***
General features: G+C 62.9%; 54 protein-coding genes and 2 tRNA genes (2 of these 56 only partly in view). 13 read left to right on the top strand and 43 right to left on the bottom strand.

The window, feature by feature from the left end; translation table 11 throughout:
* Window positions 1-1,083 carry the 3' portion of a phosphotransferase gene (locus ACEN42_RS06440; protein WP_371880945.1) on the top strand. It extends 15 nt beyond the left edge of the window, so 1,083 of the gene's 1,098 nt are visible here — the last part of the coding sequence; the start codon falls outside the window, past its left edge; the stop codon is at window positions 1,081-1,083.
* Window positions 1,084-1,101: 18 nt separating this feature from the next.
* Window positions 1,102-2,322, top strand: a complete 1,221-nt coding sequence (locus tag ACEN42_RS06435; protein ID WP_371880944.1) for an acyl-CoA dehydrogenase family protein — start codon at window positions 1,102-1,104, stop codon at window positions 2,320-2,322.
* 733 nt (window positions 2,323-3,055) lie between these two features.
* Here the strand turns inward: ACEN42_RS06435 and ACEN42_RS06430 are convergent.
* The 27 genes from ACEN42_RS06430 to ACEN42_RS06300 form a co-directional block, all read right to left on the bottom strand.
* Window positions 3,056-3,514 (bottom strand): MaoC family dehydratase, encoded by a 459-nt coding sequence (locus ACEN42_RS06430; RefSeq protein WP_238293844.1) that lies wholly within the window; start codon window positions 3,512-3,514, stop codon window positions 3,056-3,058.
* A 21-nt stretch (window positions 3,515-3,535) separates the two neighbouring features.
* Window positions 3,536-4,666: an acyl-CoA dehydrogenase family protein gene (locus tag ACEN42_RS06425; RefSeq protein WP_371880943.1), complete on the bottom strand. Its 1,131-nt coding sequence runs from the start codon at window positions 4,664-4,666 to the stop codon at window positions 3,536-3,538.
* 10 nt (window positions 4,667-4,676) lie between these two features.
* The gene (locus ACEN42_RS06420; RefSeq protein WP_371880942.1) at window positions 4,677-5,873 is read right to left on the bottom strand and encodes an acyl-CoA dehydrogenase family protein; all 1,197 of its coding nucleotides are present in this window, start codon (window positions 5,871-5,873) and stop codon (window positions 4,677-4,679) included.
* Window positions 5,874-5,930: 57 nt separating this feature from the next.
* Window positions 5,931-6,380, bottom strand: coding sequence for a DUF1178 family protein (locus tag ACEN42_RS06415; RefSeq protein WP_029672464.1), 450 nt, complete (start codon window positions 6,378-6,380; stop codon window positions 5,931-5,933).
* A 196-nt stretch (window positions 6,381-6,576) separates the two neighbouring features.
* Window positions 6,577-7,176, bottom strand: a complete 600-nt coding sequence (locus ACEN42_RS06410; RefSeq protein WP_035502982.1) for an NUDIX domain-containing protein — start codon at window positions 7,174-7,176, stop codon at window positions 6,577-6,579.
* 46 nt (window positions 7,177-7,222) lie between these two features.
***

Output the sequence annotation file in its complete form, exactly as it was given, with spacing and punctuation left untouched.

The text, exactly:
General features: G+C 62.9%; 54 protein-coding genes and 2 tRNA genes (2 of these 56 only partly in view). 13 read left to right on the top strand and 43 right to left on the bottom strand.

The window, feature by feature from the left end; translation table 11 throughout:
* Window positions 1-1,083 carry the 3' portion of a phosphotransferase gene (locus ACEN42_RS06440; protein WP_371880945.1) on the top strand. It extends 15 nt beyond the left edge of the window, so 1,083 of the gene's 1,098 nt are visible here — the last part of the coding sequence; the start codon falls outside the window, past its left edge; the stop codon is at window positions 1,081-1,083.
* Window positions 1,084-1,101: 18 nt separating this feature from the next.
* Window positions 1,102-2,322, top strand: a complete 1,221-nt coding sequence (locus tag ACEN42_RS06435; protein ID WP_371880944.1) for an acyl-CoA dehydrogenase family protein — start codon at window positions 1,102-1,104, stop codon at window positions 2,320-2,322.
* 733 nt (window positions 2,323-3,055) lie between these two features.
* Here the strand turns inward: ACEN42_RS06435 and ACEN42_RS06430 are convergent.
* The 27 genes from ACEN42_RS06430 to ACEN42_RS06300 form a co-directional block, all read right to left on the bottom strand.
* Window positions 3,056-3,514 (bottom strand): MaoC family dehydratase, encoded by a 459-nt coding sequence (locus ACEN42_RS06430; RefSeq protein WP_238293844.1) that lies wholly within the window; start codon window positions 3,512-3,514, stop codon window positions 3,056-3,058.
* A 21-nt stretch (window positions 3,515-3,535) separates the two neighbouring features.
* Window positions 3,536-4,666: an acyl-CoA dehydrogenase family protein gene (locus tag ACEN42_RS06425; RefSeq protein WP_371880943.1), complete on the bottom strand. Its 1,131-nt coding sequence runs from the start codon at window positions 4,664-4,666 to the stop codon at window positions 3,536-3,538.
* 10 nt (window positions 4,667-4,676) lie between these two features.
* The gene (locus ACEN42_RS06420; RefSeq protein WP_371880942.1) at window positions 4,677-5,873 is read right to left on the bottom strand and encodes an acyl-CoA dehydrogenase family protein; all 1,197 of its coding nucleotides are present in this window, start codon (window positions 5,871-5,873) and stop codon (window positions 4,677-4,679) included.
* Window positions 5,874-5,930: 57 nt separating this feature from the next.
* Window positions 5,931-6,380, bottom strand: coding sequence for a DUF1178 family protein (locus tag ACEN42_RS06415; RefSeq protein WP_029672464.1), 450 nt, complete (start codon window positions 6,378-6,380; stop codon window positions 5,931-5,933).
* A 196-nt stretch (window positions 6,381-6,576) separates the two neighbouring features.
* Window positions 6,577-7,176, bottom strand: a complete 600-nt coding sequence (locus ACEN42_RS06410; RefSeq protein WP_035502982.1) for an NUDIX domain-containing protein — start codon at window positions 7,174-7,176, stop codon at window positions 6,577-6,579.
* 46 nt (window positions 7,177-7,222) lie between these two features.